Biggest Winners and Losers from the 2013-14 NHL Regular Season
After 1,230 NHL games, the 2013-14 season is officially in the books.
The final playoff spots were decided Friday, making the weekend somewhat anticlimactic. But the race for the top seeds in the West came down to Sunday, with the Anaheim Ducks securing the No. 1 seed and the Colorado Avalanche settling for the second seed in the conference.
Before we get the engines revved for the start of the 2014 Stanley Cup playoffs Wednesday, it's time to take a little stock of the regular season's winners and losers.
This is not designed to be a comprehensive list, as it will instead highlight some of the season's most memorable accomplishments and sadder moments.
Losers: Victims of Headshots
Hockey is a contact sport, and there are bound to be incidental collisions involving players' skulls, but it was yet another banner year for contact with the head that was mostly avoidable.
Sixteen players were suspended during the 2013-14 regular season for illegal contact to the head, which includes the rare instance of a player (James Neal) kneeing another player (Brad Marchand) while he was down on the ice and, in the same game, Shawn Thornton attacking Brooks Orpik from behind and punching him in the head while prone on the ice.
In the preseason, Zack Kassian was suspended for brandishing his stick as a weapon and breaking the jaw of Sam Gagner, one of three acts during the exhibition schedule that featured blows to the head that resulted in supplemental discipline by the NHL.
That's a total of 19 suspensions for hits to the head totaling 83 games.
In the last 82-game season in 2011-12, there were 17 suspensions for head-related infractions totaling 70 games.
At best, things aren't getting better as head shots aren't being lessened despite suspensions. Maybe the new head of player safety at the NHL who replaces Brendan Shanahan will levy heftier punishments in 2014-15.
Winners: Rookie Head Coaches
Craig Berube received his first crack at an NHL head-coaching gig three games into the season. Peter Laviolette was fired after an 0-3 start by the Philadelphia Flyers, and Berube was promoted to the head gig after seven seasons as an assistant with the team.
He led a turnaround that landed the Flyers in the playoffs. They dipped as low as 1-7-0 but finished 41-27-9 under Berube.
Jon Cooper in Tampa Bay and Patrick Roy in Colorado were hired before the season and have also led wonderful turnarounds with their clubs. Cooper inherited a team that finished 28th in last year's standings; Roy took over a club that ended last season in 29th place.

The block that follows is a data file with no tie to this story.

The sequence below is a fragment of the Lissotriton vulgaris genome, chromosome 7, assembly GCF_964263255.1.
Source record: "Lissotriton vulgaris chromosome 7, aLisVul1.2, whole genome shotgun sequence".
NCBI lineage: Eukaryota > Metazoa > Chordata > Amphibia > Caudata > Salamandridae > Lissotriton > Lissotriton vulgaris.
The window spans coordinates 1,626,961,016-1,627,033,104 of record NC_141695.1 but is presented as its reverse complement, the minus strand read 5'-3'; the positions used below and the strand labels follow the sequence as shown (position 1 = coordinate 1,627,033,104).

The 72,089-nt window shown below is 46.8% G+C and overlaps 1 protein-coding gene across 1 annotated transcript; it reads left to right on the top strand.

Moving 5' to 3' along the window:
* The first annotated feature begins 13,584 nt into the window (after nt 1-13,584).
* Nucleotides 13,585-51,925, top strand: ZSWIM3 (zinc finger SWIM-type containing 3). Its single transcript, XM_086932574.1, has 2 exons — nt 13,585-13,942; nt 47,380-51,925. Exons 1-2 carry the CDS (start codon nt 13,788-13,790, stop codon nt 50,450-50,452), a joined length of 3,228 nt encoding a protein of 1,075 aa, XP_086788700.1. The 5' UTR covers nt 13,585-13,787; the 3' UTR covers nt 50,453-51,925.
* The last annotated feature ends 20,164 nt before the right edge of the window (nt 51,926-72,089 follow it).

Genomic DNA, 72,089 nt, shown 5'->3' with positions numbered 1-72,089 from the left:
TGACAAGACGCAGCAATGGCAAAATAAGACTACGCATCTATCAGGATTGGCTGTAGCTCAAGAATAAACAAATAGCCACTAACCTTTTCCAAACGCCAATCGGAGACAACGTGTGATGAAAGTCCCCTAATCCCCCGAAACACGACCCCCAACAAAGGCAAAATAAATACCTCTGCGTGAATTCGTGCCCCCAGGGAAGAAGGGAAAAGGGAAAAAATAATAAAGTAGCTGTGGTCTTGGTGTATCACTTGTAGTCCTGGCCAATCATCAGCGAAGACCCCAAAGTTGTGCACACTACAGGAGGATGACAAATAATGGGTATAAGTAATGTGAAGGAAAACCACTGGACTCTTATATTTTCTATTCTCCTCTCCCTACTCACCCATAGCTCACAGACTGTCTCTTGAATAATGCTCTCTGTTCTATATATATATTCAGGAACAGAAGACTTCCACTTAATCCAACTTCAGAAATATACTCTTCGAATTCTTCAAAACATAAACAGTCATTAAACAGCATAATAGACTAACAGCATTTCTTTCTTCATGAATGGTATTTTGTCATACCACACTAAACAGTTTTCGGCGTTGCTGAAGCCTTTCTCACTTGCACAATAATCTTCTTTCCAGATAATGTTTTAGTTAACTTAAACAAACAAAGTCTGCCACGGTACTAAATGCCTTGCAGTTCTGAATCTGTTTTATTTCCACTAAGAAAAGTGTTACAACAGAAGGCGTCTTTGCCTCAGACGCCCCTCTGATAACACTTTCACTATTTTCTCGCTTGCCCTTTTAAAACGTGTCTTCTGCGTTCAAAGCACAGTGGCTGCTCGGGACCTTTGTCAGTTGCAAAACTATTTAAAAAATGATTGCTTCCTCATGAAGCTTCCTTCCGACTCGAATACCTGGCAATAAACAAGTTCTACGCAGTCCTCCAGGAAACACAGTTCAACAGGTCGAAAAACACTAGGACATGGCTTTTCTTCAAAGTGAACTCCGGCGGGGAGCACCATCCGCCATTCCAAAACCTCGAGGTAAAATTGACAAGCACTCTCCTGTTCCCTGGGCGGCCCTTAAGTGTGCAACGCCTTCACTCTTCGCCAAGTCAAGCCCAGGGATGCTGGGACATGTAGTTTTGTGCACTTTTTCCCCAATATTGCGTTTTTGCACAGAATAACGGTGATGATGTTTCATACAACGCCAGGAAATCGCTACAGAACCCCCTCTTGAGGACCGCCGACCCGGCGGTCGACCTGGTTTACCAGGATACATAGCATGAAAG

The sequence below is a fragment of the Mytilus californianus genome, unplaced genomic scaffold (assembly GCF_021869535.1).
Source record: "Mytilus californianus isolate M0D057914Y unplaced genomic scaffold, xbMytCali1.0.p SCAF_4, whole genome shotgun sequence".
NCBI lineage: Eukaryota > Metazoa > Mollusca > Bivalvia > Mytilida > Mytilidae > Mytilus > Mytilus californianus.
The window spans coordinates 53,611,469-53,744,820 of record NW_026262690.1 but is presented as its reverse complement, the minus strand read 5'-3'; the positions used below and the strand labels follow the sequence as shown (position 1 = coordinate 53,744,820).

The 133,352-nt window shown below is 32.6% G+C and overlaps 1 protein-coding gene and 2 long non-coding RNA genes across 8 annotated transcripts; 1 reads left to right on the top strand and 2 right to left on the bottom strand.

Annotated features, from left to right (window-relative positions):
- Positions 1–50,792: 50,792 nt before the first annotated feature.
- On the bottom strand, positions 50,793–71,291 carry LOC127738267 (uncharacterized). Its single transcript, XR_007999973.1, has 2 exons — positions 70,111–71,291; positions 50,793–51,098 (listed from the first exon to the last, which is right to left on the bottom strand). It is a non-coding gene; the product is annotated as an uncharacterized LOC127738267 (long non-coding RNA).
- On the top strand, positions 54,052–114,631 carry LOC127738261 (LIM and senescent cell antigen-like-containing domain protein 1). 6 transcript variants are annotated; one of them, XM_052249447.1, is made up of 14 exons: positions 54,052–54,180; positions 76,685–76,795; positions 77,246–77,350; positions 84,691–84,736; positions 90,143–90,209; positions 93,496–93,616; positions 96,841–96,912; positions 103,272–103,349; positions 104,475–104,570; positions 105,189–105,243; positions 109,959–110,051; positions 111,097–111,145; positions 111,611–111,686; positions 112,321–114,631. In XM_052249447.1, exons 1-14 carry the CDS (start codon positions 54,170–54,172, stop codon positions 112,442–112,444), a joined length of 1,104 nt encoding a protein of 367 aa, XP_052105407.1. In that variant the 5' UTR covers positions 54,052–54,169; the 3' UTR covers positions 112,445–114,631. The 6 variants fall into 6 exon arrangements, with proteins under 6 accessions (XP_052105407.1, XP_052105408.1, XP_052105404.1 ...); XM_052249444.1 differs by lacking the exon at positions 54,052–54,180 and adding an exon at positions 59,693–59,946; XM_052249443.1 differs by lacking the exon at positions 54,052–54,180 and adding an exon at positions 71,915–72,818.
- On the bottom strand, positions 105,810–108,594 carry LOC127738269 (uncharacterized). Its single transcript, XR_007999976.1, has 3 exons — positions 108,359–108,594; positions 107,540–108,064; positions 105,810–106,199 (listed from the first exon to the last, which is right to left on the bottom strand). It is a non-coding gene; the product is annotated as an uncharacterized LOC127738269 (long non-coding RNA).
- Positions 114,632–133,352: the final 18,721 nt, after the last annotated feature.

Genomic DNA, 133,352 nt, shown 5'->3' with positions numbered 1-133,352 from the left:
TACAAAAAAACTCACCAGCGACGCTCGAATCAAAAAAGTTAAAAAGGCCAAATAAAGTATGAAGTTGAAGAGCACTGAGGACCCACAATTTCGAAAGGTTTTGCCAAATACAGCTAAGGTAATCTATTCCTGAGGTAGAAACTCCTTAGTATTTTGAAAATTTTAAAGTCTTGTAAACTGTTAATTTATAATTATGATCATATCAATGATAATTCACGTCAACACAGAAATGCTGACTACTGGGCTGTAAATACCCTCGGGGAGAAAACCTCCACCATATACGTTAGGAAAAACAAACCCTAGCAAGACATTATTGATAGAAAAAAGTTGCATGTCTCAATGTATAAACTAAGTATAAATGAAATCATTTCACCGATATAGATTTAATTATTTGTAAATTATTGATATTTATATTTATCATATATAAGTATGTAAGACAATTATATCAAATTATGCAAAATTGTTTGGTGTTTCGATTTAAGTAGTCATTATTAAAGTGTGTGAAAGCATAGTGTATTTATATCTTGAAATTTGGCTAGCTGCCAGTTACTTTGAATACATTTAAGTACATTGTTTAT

The Lightning fought their way into the playoffs despite missing Steven Stamkos for nearly three months with a broken leg. The Avalanche rose to the top of the West with a young core and Vezina-worthy goaltender in Semyon Varlamov.
Yes, the Edmonton Oilers didn't go anywhere with first-year coach Dallas Eakins behind the bench, and Peter Horachek didn't lead a comeback after he replaced Kevin Dineen midseason in Florida. But overall, it's fair to say it was a good year for rookie coaches when three of them could be Jack Adams Award finalists.
Loser: Chris Stewart
Poor Chris Stewart.
There he was, enjoying life with the St. Louis, one of the best teams in the NHL. His season was going reasonably well—he had 15 goals and 26 points in 58 games—and he was in position to play a supporting role on a team that could contend for the Stanley Cup.
Then the trade deadline arrived, and Stewart's career received a sobering punch in the stomach.
The Blues felt they needed to improve their goaltending, so they acquired Ryan Miller and Steve Ott and dealt Jaroslav Halak and Stewart to the Sabres, by far the worst team in the NHL.
“I was a little disappointed at first," Stewart said later about the trade, per Dan O'Neill of the St. Louis Post-Dispatch. "You go from being ranked to win the Stanley Cup to being out of the playoffs in a day. Initially it (stunk), but I wasn’t necessarily happy with my role on the team. I’m happy with my role here and I’m going to get an opportunity to play big minutes and be the player I can be.”
To make matters worse, Stewart suffered a lower-body injury in his second game with the Sabres that cost him nearly the rest of the season. He returned last week just in time to play a few more meaningless games while his former team prepares for a first-round matchup with the Chicago Blackhawks.
Winner: Thomas Vanek
The flip side of the Chris Stewart coin is Thomas Vanek, who was essentially transferred from one maximum-security prison to another before making a jailbreak and run for the Canadian border.
Vanek was wasting away in Buffalo before an early-season trade sent him to the Islanders. After going from Alcatraz to Shawshank, Vanek tunneled his way to Quebec and joined the Montreal Canadiens at the trade deadline.
After arriving in Montreal, Vanek had three games without a point. But as the Canadiens caught fire down the stretch, so did Vanek. The Canadiens finished the season 11-3-1 with Vanek posting six goals and 14 points in those games.